SOUTH AMERICA

There were apparently any number of small, localized although prosperous societies in various parts of the Ecuador, Peru, Bolivia complex in this century. About this time a numerous tribe arrived in the Chilca Basin just south of present day Lima, building clusters of dwelling houses made of conical, hand molded clay blocks, a temple and store-house-fortress. Their temple resembled a Polynesian "marae", and large and impressive adobe pyramids were constructed. There were perhaps 2,500 people to a village, living on corn, sea-food and potatoes of cultivated species, the first in Peru. Seven Lapa Lapa1 systems with some 10,000 structures made of heavy stone have been mapped out. They had some traits in common with the Nazcas who lived farther south and were their contemporaries - such things as pipes with ten holes, triangular obsidian projectile points and certain types of dishes. (Ref. 255, 62)

The Paracas ceremonial center on the south coast of Peru faded at about 200 B.C. although there appears some confusion about dates in regard to the Paracas-Nazca time periods. Fell (Ref. 66) reports carbon dating of the Paracas in the middle south Peru area back about the 5th century B.C., while Engel (Ref. 62) makes it much later, although he agrees that what he calls "Paracas I" was gone before 200 B.C.2 This territory was originally part of the Chavin society area and some Chavin decorations were continued. There now appeared a recently identified Vicus Culture which existed at the bend of the Maranon River almost on the present Ecuador-Peru border. This appears to have begun about 220 B.C. and lasted for approximately five hundred years. From the artistic standpoint these people are identified by intricate sheet- gold figures. Nose and ear ornaments employing both gold and silver were developed there and carried on even into much later Inca days. (Ref. 45, 124)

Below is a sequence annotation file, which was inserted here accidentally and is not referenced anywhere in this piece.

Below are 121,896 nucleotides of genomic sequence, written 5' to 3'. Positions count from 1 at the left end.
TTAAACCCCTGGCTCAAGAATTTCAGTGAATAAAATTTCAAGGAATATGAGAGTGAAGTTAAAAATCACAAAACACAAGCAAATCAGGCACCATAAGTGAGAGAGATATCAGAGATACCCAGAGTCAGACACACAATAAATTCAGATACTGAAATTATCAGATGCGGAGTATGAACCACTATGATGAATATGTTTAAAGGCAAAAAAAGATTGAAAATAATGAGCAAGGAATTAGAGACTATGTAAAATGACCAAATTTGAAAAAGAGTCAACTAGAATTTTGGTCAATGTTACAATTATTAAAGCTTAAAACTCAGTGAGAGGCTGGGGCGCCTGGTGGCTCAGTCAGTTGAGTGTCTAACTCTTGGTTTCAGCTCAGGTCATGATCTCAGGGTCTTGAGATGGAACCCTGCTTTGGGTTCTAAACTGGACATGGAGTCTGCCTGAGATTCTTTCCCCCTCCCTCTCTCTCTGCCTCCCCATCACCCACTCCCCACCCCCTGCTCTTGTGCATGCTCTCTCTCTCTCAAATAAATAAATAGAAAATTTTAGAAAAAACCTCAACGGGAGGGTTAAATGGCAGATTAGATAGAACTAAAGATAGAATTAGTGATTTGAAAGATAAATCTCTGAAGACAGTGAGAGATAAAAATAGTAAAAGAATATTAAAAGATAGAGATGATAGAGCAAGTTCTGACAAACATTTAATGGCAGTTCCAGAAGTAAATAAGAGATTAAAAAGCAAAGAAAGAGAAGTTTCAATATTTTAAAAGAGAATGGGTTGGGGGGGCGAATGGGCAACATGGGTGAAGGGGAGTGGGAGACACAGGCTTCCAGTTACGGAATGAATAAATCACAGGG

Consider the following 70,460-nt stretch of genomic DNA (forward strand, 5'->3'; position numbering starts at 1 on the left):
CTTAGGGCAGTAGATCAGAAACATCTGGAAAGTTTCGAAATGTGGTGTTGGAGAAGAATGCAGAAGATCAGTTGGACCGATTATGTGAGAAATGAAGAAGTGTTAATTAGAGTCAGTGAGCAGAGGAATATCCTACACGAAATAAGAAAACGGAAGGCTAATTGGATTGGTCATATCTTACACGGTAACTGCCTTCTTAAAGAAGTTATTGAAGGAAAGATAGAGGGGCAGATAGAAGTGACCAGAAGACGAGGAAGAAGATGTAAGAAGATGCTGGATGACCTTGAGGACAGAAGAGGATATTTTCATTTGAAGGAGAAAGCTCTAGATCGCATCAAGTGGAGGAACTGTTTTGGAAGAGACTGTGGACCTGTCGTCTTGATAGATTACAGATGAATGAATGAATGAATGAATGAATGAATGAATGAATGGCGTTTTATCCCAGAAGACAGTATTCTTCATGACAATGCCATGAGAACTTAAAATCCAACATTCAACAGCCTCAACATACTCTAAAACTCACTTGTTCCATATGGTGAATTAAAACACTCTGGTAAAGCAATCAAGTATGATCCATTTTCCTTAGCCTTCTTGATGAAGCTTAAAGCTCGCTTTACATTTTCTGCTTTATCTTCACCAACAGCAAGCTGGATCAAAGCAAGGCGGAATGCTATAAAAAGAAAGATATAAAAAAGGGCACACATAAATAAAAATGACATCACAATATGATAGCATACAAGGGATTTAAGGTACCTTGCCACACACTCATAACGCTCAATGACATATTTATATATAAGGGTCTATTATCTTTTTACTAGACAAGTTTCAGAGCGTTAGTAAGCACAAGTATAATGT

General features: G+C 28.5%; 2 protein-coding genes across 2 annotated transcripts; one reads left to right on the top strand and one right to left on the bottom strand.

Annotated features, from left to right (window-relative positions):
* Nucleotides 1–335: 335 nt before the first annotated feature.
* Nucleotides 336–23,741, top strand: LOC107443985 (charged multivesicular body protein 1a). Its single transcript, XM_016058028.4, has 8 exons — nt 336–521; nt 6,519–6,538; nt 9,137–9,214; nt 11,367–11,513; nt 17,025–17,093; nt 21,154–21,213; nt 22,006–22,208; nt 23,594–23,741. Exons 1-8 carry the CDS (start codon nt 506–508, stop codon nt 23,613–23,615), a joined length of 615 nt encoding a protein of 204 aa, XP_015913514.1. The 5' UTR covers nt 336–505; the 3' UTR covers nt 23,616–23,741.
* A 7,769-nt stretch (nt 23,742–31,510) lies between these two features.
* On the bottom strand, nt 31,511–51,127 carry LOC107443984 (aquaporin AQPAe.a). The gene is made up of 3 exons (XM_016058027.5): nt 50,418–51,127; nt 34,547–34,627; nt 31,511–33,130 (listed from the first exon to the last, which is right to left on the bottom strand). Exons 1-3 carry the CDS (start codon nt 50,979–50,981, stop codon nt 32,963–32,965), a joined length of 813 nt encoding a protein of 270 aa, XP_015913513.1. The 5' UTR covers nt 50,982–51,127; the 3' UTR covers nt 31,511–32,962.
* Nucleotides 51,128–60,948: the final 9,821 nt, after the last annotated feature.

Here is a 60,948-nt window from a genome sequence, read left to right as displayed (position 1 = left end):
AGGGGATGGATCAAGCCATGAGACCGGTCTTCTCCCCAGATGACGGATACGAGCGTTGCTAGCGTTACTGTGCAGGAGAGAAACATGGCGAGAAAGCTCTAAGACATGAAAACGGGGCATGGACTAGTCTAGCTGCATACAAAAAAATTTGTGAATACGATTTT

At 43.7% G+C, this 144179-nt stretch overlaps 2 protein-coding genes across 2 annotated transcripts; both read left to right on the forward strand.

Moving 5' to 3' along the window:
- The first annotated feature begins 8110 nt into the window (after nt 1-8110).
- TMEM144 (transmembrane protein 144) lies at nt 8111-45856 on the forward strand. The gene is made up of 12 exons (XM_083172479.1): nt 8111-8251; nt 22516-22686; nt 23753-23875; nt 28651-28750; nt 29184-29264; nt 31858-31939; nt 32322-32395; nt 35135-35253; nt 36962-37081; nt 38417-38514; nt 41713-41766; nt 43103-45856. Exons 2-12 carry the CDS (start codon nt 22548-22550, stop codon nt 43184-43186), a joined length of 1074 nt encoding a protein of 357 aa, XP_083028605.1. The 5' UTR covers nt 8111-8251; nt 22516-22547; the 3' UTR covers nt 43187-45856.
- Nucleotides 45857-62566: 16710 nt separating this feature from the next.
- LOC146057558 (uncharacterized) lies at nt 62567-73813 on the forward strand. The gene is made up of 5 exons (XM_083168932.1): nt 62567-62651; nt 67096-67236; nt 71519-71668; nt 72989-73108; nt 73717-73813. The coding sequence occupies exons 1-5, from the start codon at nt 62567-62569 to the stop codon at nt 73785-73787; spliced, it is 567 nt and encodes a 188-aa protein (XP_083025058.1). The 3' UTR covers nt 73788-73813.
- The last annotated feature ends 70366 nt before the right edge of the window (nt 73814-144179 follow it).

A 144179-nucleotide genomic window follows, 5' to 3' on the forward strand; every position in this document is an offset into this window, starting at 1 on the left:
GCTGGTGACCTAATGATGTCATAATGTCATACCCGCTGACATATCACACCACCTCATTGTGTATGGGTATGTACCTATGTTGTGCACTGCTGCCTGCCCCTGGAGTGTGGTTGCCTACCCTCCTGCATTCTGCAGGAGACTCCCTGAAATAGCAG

The high culture Tiahuanaco made small micriolithic projectile points of obsidian, quartz or flint, and bolas used for catching camelids were typical of the area. Some Tiahuanacoid pottery of the era shows an eye on figures that became Nazcoid or almond shaped, suggesting a hybridization of these two cultures. The jewels of Tiahuanaco were very fine and when faces were carved the noses were aquiline rather than straight, as shown on the winged god of the famed Gateway of the Sun, and as found on the gods of Easter Island. (Ref. 62)

At Chiripa, on the shores of Lake Titicaca there are interesting excavated architectural styles dating to about 300 B.C., where the walls were built with unfired clay bricks painted red, green and white, resting on a pebble base. All walls were double with the space between apparently used for storage bins and some as stables for guinea pigs . The roofs must have been of straw. The attached graves showed malachite beads and hammered, thin sheets of gold. The pottery had a stylized decoration using Greek-like step patterns and other geometric forms.

Forward to America: 200 to 101 B.C.

Footnotes

  1. A term Engel (Ref. 62) uses for the Chilca Basin dwellers.
  2. In 1982 the National Geographic Society (Ref. 255) dated the Paracas Period as 550 to 200 B.C.